Sunday Game presenter Michael Lyster has spoken today about his experience of living with heart failure.
He was speaking at the launch of a new Irish Heart Foundation campaign, Pay Attention to the Signs, to raise awareness of heart failure symptoms.
“Looking back now, the warning signs of heart failure were clearly there, but I didn’t realise what was coming down the road," he said.
"I was ignoring a lot of things that were happening to me, and that was a mistake. I was constantly tired, my ankles were swollen, and I would wake up at night panting for breath.
"Eventually, it got to a stage where I couldn’t ignore it any longer.”
Heart failure is a life-threatening condition in which the heart cannot pump enough blood around the body, as the walls of the heart become too weak or too stiff to work properly.
It is estimated that 90,000 people live with the condition in Ireland. However, with access to timely diagnosis, appropriate medical management and follow-up services, a patient’s prognosis can be significantly improved.
Dr Angie Brown, Medical Director, Irish Heart Foundation, said: "‘When we see warning signs on the road we pay attention. But, when it’s our own body, sometimes we can ignore the signs.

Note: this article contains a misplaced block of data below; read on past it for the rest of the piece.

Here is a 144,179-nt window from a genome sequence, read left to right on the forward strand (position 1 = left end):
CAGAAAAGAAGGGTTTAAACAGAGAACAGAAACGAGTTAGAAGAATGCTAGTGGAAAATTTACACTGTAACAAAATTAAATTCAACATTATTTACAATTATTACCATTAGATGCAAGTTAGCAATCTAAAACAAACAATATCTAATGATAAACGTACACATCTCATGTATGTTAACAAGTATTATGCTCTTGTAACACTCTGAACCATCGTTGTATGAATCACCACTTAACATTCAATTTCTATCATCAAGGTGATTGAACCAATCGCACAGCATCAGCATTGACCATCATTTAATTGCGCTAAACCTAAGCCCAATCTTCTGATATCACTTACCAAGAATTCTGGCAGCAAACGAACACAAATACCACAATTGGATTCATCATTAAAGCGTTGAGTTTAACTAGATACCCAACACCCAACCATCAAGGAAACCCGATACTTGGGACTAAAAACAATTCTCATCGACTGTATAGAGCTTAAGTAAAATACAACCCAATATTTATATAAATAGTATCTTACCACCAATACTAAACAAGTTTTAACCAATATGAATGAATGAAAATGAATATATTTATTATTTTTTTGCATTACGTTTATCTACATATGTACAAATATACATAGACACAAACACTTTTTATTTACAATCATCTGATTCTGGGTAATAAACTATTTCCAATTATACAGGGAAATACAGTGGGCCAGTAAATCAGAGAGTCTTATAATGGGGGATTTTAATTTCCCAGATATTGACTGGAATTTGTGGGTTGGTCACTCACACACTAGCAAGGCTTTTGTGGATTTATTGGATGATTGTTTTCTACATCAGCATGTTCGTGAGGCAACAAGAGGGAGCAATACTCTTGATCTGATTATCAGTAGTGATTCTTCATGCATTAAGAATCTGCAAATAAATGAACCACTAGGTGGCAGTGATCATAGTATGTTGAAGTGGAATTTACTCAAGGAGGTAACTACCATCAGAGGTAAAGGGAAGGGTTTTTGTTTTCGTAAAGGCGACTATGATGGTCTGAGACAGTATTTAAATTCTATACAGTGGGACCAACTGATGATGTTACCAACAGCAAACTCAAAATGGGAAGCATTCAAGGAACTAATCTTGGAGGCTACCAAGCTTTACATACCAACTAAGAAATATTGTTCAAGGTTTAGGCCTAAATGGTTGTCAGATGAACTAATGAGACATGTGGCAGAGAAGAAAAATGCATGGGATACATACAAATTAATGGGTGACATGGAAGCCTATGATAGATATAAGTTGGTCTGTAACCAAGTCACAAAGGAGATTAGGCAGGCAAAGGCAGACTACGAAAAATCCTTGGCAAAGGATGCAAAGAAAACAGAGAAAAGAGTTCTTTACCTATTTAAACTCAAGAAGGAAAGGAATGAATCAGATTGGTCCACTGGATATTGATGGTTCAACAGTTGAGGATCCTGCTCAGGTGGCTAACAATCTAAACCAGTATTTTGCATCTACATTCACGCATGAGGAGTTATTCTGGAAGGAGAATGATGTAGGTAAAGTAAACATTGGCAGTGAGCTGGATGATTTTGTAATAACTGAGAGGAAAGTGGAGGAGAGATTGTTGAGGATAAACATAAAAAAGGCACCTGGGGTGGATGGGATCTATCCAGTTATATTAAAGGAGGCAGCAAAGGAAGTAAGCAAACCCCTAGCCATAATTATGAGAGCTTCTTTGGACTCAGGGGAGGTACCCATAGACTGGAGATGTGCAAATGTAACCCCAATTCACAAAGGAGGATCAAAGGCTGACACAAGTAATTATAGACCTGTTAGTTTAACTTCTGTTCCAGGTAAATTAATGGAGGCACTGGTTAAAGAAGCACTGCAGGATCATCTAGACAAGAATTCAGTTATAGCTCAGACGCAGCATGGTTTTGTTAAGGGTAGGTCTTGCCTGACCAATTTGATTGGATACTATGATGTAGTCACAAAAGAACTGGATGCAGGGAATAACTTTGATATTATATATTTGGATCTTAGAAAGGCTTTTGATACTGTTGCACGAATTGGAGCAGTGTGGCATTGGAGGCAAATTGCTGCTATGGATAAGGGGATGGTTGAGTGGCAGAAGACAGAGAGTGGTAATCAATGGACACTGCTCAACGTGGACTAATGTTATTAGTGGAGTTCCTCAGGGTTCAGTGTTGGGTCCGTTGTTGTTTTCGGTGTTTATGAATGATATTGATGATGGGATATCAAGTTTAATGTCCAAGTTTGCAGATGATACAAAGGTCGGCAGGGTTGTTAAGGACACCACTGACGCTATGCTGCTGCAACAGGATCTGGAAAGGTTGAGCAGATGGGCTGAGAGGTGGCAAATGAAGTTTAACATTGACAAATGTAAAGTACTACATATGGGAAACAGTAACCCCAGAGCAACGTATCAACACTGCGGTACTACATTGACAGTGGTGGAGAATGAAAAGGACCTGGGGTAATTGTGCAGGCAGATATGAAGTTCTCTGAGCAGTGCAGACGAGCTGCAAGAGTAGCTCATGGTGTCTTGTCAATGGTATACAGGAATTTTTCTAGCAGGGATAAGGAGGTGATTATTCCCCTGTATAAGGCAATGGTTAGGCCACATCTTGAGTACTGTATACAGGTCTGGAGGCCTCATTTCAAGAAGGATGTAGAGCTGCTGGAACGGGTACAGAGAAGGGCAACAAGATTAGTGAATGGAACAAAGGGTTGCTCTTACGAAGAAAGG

"Heart failure can often go unnoticed because its symptoms come on gradually. It’s easy to attribute tiredness to a busy lifestyle, and breathlessness to being out of shape.
"These are signs we need to watch out for. If you are concerned about heart failure, please contact the Irish Heart Foundation’s nurse helpline on 1800 25 25 50 or visit Knowyourheart.ie.”
The campaign, supported by Novartis, aims to encourage those aged 50 and over to be aware of the signs of heart failure, such as swollen ankles, fatigue, and shortness of breath.
The Irish Heart Foundation will hold two public information meetings for those concerned about heart failure in the coming weeks; at The Ashling Hotel, Parkgate Street, Dublin 8 on April 12, from 6.30-9pm and at the Woodlands Hotel, Dunmore Road, Waterford on April 19, from 6.30-9pm.
- Digital desk